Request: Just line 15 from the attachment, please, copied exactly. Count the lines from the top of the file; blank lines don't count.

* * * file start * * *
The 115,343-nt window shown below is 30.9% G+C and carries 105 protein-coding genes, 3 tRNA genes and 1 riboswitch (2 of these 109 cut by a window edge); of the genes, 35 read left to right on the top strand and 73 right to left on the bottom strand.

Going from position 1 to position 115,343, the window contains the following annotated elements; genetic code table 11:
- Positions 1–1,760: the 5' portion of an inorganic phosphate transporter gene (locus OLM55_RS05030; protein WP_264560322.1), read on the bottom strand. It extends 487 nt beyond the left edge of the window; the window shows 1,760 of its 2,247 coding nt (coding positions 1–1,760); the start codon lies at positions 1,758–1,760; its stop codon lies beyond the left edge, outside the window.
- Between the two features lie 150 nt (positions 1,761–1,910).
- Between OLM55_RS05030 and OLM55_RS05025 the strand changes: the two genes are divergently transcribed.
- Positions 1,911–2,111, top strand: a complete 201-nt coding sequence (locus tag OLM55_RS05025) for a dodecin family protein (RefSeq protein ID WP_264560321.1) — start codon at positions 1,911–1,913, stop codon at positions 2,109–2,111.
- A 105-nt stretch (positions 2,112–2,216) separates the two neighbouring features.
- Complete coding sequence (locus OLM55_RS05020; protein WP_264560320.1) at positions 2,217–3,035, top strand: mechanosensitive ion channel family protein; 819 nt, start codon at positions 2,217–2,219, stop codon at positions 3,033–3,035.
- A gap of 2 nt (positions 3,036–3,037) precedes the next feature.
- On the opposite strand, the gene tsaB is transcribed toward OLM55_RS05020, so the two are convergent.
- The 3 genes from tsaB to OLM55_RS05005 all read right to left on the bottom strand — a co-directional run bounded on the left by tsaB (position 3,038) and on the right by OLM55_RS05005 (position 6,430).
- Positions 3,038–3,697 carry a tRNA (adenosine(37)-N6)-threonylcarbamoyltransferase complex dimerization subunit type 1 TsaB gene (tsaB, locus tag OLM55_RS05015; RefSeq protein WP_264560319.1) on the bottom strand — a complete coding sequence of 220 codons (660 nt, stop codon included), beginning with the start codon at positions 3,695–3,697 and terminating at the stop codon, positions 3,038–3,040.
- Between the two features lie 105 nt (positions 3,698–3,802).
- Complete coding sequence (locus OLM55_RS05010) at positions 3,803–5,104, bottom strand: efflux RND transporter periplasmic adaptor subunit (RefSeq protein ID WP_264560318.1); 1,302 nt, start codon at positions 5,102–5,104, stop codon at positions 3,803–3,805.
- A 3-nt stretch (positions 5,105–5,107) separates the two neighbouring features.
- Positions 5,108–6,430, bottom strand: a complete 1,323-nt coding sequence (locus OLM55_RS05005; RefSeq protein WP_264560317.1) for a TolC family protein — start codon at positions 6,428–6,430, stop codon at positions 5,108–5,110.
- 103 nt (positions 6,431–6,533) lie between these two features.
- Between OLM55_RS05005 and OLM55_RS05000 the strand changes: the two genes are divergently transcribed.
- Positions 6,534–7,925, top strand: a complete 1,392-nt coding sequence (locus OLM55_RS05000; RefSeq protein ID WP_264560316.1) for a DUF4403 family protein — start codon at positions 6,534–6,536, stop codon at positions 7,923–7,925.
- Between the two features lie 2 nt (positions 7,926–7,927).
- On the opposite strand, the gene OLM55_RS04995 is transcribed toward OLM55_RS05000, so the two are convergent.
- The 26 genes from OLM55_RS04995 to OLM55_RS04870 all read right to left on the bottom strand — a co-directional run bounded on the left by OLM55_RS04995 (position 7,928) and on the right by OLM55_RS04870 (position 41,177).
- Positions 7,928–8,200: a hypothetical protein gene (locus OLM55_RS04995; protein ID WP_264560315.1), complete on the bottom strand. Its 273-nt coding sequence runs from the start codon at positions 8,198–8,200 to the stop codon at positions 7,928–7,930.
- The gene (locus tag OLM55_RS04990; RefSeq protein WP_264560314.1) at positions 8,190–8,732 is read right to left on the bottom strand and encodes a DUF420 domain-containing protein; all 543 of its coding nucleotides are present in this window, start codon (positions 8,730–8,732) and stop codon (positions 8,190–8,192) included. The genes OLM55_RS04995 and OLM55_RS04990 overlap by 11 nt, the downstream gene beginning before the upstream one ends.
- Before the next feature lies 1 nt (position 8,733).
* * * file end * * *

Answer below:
- A 3-nt stretch (positions 5,105–5,107) separates the two neighbouring features.